Summary:

Today, I want to share the work of two authors and poets who I interviewed earlier this year (before the looming deadline of my master’s thesis). Hearing them talk about their work only makes me want to do more work of my own. Just a few short months ago, I had the privilege of speaking with the most delightful guides into the life of Thomas Merton, who not only introduced me to his work but did a remarkable job of illustrating his relevance. Poets and authors Susan McCaslin and J. S. Porter have collaborated on a book of creative non-fiction titled Susan McCaslin: Thomas Merton’s Dance with the Feminine.

It’s imaginative, reflective, instructive, and encouraging. It’s a book about Thomas Merton, about the influence of women, about Merton the man himself – written in new poetry and writings of poetry-like layers containing the most interesting biographical artifacts. Perhaps you know him, this Thomas Merton, or perhaps you don’t. But within just a few short paragraphs you want to – because he sounds all too familiar. Like you, maybe me. And maybe that’s the point of a good book.

But before we get started… I share a little something from Donovan Woods – we’ve had him as a guest on this show before – and if you like what you hear, you can hear more on Episode no. 44,


About Today’s Guests:

Susan McCaslin, Author and Poet
Susan McCaslin, Author, and Poet

Susan McCaslin is a Canadian poet who lives in Fort Langley, British Columbia and is the author of fifteen volumes of poetry and nine books. She has a Ph.D. from the University of British Columbia and has taught English and Creative Writing at Douglas College in B.C.

J.S. Porter, Author, and Poet

J.S. Porter, who I know as John, writes for me on the Nancy Duffy Show, under the blog titled Culture Critic – and he also wrote for my publication when it was in print, InRetro Magazine. John was born in Belfast in the north of Ireland and went to school at McMaster University earning a Master’s in English literature. John worked as a teacher of literature for 30 years at Mohawk College in Hamilton, Ontario, and has been a long-time contributor to the Hamilton Spectator and Hamilton Arts and Letters. He has written book reviews for The Globe and Mail, and The Literary Review of Canada and was a columnist for Dialogue Magazine.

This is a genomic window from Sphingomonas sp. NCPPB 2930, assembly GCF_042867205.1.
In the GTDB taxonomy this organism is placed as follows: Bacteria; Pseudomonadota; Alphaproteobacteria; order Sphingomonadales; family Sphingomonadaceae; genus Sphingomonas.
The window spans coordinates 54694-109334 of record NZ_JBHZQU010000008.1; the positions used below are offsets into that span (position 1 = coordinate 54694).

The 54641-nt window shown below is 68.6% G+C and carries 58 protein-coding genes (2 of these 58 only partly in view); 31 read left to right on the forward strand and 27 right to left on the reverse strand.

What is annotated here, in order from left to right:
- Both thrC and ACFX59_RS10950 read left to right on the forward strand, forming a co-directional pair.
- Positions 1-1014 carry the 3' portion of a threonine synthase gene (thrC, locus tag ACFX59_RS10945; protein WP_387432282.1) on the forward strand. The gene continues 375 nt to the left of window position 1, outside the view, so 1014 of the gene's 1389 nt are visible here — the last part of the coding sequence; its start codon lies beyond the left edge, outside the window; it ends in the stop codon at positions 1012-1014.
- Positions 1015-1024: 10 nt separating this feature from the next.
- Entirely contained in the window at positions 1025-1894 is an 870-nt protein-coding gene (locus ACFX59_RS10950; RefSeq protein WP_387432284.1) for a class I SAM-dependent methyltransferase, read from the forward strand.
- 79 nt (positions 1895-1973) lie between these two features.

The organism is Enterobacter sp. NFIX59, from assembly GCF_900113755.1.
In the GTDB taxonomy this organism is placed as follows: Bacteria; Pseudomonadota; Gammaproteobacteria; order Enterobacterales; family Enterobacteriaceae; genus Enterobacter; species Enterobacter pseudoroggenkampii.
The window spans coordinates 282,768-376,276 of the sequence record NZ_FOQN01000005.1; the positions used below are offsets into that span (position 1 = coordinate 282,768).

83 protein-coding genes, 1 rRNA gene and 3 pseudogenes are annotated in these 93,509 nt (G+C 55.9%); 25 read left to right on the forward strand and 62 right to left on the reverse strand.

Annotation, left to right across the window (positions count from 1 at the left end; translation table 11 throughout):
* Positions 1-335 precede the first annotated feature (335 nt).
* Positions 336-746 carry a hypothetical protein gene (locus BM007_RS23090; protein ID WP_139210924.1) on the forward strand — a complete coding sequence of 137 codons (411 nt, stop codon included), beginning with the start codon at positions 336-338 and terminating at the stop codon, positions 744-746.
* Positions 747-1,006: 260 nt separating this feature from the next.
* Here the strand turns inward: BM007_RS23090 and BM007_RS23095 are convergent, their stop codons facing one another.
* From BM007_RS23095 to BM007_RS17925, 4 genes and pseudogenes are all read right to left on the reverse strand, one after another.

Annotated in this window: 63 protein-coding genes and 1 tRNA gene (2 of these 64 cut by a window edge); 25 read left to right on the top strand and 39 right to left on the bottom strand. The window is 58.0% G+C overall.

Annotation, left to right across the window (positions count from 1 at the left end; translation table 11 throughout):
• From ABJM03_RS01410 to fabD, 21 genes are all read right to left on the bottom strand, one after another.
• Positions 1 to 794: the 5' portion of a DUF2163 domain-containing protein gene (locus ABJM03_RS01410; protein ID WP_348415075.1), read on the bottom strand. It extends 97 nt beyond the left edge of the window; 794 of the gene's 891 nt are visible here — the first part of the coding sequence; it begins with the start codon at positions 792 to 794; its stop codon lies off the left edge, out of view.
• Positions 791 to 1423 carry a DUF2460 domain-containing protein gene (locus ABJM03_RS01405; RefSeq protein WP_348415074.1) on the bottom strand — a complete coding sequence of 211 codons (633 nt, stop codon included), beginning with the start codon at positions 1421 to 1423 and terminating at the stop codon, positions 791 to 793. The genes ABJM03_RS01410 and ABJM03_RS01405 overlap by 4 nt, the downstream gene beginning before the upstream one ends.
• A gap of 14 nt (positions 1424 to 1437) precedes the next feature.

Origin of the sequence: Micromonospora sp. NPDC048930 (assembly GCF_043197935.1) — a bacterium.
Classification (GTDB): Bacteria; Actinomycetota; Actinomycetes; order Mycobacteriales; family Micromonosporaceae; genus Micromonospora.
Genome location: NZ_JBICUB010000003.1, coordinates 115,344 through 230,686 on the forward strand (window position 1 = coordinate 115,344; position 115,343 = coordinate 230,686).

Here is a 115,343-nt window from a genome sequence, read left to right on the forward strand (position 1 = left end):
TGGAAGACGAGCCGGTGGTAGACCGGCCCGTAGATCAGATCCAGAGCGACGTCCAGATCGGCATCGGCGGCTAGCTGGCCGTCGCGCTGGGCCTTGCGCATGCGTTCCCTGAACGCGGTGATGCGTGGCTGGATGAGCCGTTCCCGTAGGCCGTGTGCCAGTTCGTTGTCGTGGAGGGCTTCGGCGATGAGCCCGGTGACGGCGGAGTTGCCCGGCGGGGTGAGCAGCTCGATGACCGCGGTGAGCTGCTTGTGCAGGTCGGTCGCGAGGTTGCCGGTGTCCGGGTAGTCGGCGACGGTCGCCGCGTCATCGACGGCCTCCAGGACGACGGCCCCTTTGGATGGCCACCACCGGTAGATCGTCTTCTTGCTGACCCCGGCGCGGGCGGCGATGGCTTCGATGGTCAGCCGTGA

Thomas Merton (1915-1968), Trappist monk, political commentator, writer, and poet.

So what about Thomas Merton? for those of you, who were perhaps like me, and not familiar with his work, Merton was a writer and Trappist monk who authored more than seventy books of poetry, personal journals, collections of letters, and writings on peace, social criticism, and justice. He was born in 1915 and died in 1968… His most renowned works include The Seven Storey Mountain and New Seeds of Contemplation.

So to talk about Merton’s life and works through their book, both Susan and John joined me earlier this year from their homes, in Fort Langley, British Columbia, and Hamilton, Ontario. Tune in to the show (link at the top of this page) to hear our conversation.